As Dr. Stevens says: ‘He (Jesus) aims to rescue the idea of God from the realm of cold and powerless abstraction, and to make it a practical, living power in the heart. He sought to inspire in men an intense and constant sense of God’s presence and care’ (Theol. of NT, 66). Similarly, Dr. Orr teaches that ‘Christ’s doctrine of the Father is entirely unmetaphysical.… He takes up into His teaching all the natural truth about God. He also takes up all the truth about God’s being, character, perfections, and relation to the world and man, already given in the OT.’ But ‘the attributes of God … are never made by Christ the subject of formal discourse, are never treated of for their own sake, or in their metaphysical relations. They come into view solely in their religious relations’ (Christian View, 77 f.)
The distinctive feature as to the omnipresence of God in the Sermon on the Mount is to be found in the words, ‘Thy Father who is in secret’ (Matthew 6:18). Others may expatiate on the fact that God transcends the heaven of heavens, our Lord was concerned to bring home to the religious consciousness of His disciples, that God is in the secret place of their lowly dwelling, where no other eye can see them. To use the words of Beyschlag—Christ taught that—
‘God is as present and operative in the world as He can be, without denying His absolute goodness, and without interfering with the freedom of the creature, which is the fundamental condition of all development of good in the world. The world is … His work and workshop. If the Judaism of the time separated God and the world from each other almost deistically, … Jesus, on the other hand, conceives the relation of His Father to the world as one instinct with life. God has by no means withdrawn Himself from the world He once created’ (NT Theol. i. 95 f.).
‘Presence’ and ‘activity’ are equivalent with God, and therefore He ‘who is in secret’ must also ‘see in secret’ (Matthew 6:18). He is actively present with those who ‘give alms’ in secret (Matthew 6:4), who ‘pray’ in secret (Matthew 6:6), and who ‘fast’ in secret (Matthew 6:18). The omnipresent activity of God is evidenced also in His unceasing care and fatherly solicitude over His creatures. His children are encouraged to rely on His care from the fact that the Heavenly Father feeds the fowls of heaven (Matthew 6:26), and clothes the grass of the field and the beautiful lilies (Matthew 6:30); notices the fall of every sparrow, and numbers the very hairs of our heads (Matthew 10:29 f.). Wherever God’s children may be, He knows what things they have need of (Matthew 6:8; Matthew 6:32), gives good things to them that ask Him (Matthew 7:11), and reveals the truth to earnest souls (Matthew 16:17). We learn from these passages that wherever God’s children are, there God is, without any need of moving from place to place. All the activities of God are available everywhere at the same time. ‘Whatever God can do, whether by way of knowing, loving, creating, or controlling, He can do anywhere, and everywhere at once’ (W. N. Clarke, Outline of Chr. Theol. 79).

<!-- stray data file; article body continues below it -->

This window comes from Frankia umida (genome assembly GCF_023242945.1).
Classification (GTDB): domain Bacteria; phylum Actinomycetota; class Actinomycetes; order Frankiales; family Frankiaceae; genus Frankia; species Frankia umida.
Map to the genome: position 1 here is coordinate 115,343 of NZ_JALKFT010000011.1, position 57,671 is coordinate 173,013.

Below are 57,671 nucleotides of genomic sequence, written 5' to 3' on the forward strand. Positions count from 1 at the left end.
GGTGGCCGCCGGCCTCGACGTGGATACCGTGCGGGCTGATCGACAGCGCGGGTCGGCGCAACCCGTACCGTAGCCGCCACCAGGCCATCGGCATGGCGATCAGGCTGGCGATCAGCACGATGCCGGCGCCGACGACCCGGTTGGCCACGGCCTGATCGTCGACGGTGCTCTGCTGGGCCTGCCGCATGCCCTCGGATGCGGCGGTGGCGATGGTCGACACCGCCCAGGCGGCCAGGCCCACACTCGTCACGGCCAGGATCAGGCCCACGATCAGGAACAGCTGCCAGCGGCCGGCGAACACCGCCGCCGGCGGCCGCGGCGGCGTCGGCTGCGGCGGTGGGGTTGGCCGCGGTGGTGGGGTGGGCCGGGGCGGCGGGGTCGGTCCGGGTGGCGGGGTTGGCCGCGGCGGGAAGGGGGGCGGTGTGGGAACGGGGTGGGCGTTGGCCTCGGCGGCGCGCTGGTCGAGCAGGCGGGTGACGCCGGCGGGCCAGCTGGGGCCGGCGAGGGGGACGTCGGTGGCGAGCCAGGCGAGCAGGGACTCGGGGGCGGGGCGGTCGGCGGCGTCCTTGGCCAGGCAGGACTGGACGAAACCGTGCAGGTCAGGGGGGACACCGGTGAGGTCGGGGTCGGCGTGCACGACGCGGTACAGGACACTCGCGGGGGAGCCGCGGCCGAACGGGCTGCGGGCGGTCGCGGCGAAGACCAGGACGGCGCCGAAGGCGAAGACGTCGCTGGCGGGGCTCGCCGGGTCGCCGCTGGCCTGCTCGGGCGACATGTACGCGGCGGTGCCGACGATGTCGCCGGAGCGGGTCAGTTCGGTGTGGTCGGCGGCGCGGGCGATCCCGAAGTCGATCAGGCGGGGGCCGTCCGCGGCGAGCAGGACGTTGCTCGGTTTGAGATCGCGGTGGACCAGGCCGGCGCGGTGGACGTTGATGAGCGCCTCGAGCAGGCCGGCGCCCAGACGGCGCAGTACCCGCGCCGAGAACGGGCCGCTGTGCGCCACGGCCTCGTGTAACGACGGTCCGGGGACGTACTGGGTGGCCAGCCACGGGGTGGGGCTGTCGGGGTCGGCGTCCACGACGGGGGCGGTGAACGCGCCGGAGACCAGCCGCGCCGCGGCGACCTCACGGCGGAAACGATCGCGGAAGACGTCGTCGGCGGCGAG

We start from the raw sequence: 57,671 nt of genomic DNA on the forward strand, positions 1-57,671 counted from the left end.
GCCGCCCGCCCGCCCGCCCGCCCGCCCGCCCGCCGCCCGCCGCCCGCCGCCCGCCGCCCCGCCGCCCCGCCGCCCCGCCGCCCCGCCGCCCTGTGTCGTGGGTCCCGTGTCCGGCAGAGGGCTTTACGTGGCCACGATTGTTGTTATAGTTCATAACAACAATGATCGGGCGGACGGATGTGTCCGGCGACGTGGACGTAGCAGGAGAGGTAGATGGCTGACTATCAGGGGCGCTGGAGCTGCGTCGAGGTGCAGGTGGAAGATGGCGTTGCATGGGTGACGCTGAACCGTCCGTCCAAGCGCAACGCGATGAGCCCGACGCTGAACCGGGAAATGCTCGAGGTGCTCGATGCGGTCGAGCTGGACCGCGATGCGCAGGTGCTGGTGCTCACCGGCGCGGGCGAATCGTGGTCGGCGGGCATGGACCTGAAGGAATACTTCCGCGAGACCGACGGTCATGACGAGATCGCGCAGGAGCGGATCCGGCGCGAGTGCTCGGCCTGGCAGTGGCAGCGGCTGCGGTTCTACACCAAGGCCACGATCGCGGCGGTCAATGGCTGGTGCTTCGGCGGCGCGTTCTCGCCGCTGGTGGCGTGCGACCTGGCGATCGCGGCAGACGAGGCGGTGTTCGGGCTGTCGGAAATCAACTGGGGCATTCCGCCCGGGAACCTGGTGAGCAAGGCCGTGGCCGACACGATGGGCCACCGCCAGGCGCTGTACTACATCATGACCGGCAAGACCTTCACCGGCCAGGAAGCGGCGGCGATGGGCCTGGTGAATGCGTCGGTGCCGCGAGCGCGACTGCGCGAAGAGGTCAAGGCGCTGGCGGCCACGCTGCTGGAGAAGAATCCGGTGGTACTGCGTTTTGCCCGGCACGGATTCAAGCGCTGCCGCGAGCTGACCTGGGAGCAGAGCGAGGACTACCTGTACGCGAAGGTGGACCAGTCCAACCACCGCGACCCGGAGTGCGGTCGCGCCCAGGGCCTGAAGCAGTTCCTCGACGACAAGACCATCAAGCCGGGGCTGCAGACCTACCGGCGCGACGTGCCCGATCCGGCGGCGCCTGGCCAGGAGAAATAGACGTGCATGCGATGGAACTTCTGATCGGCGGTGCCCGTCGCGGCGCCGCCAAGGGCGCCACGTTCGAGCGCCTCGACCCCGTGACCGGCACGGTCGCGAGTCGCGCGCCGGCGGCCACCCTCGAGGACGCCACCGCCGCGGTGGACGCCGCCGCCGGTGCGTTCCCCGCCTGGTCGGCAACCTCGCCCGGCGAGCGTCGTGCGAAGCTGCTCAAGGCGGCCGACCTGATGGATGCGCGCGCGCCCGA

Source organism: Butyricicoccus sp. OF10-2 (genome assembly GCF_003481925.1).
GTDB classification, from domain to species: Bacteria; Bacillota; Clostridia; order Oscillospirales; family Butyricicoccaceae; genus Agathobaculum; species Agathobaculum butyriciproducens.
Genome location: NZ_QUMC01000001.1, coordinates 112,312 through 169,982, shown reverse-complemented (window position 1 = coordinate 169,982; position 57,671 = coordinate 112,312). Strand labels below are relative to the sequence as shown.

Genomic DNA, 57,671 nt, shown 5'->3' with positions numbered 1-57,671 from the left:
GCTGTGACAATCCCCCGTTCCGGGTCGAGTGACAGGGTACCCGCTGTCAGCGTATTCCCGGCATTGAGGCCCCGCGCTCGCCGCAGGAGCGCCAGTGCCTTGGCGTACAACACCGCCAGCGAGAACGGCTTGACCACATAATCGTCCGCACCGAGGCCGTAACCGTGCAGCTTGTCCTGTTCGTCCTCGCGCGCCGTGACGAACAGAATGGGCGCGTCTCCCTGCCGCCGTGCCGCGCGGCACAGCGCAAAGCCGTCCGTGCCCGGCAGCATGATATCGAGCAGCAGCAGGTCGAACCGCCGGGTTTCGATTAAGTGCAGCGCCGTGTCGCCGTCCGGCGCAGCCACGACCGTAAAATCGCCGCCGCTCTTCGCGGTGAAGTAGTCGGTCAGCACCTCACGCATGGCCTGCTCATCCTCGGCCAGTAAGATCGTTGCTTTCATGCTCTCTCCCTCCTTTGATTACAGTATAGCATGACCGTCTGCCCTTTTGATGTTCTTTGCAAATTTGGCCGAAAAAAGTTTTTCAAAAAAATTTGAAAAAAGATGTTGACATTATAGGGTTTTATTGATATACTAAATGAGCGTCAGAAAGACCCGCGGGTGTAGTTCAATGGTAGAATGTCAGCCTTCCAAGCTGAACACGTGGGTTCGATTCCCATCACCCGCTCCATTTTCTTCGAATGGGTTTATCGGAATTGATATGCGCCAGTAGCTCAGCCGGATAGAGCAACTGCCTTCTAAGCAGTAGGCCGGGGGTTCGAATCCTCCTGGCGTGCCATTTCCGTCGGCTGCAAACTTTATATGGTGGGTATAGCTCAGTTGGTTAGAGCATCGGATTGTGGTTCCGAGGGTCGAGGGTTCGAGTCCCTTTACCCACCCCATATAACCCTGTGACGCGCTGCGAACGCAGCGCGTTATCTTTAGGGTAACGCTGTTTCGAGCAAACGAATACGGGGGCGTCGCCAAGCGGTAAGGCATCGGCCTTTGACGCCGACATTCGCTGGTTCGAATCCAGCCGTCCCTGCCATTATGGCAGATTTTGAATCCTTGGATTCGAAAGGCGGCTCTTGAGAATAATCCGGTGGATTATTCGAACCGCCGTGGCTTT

5. We turn now to the profound and really inexhaustible words which Jesus let fall in His conversation with the woman of Samaria: ‘God is Spirit’ (John 4:24), not ‘a spirit,’ which might mean that God belongs to the class of spiritual beings. Jesus wished simply to describe what the essential nature of God is; it is spiritual. This declaration of Christ, which, as Westcott says, is ‘unique in its majestic simplicity,’ has many implications. It certainly implies omnipresence. This is the very fact which the words were employed by our Lord to teach—that God’s presence is not confined to any temple, Judaean or Samaritan; and that therefore in the new dispensation His presence is everywhere operative, and equally real and near to men wheresoever they may be.
Taking in our hand this clue that ‘God is Spirit,’ we shall find it useful to guide us in regions which lie beyond the immediate purview of our Lord in His conversation with the woman of Samaria. For instance, it is a disputed point whether we ought to say that’ God fills all space.’ Martensen expresses, himself thus: ‘All is filled with God. The omnipresent God is the inmost fundamental being of everything that exists,—the life of all that lives—the Spirit of all spirits’ (Chr. Dogmatics, 93). Dr. Strong says: ‘By omnipresence we mean that God in, the totality of His essence, without diffusion or expansion, penetrates and fills the universe in all its parts. Like birds in the air, like fish in the sea, we are surrounded still with God’ (Man. Theol. 132). Whereas, on the other hand, W. N. Clarke teaches: ‘By omnipresence we do not mean a presence of God that fills all space in the manner in which we think of matter as Ailing certain parts of space. It is not a universal diffusion of the essence of God, like diffusion of the atmosphere’ (Outline, 79). Following the analogy of ‘spirit,’ we learn that we must be very careful lest we fall into any statements that are strictly applicable to matter only. Spirit is in every respect the antithesis of matter. Every quality which belongs to matter is, ipso facto, to be excluded from spirit. Matter fills space, and on that very account we may not say that ‘spirit fills space,’ or that ‘God fills all things.’ To introduce the idea of God’s filling space is at once inevitably to suggest materialist analogies, as air fills the atmosphere, or the luminiferous ether fills all space; and all such analogies are misleading. The saving clause introduced by Dr. Strong and others, that God fills the universe ‘without diffusion or expansion,’ does not help us; it merely makes the definition self-contradictory. It is well that we should avoid all metaphors which suggest that which is extended and materialistic, and adhere closely to dynamical analogies. It is not a substantial, but an operative presence of God in creation which is suggested to us by the word ‘spirit.’ It is God’s almighty energy that is present everywhere. If we could penetrate into the realm of ontology, doubtless God is somewhat which infinitely transcends our thought, but what that is we lack the capacity even to imagine.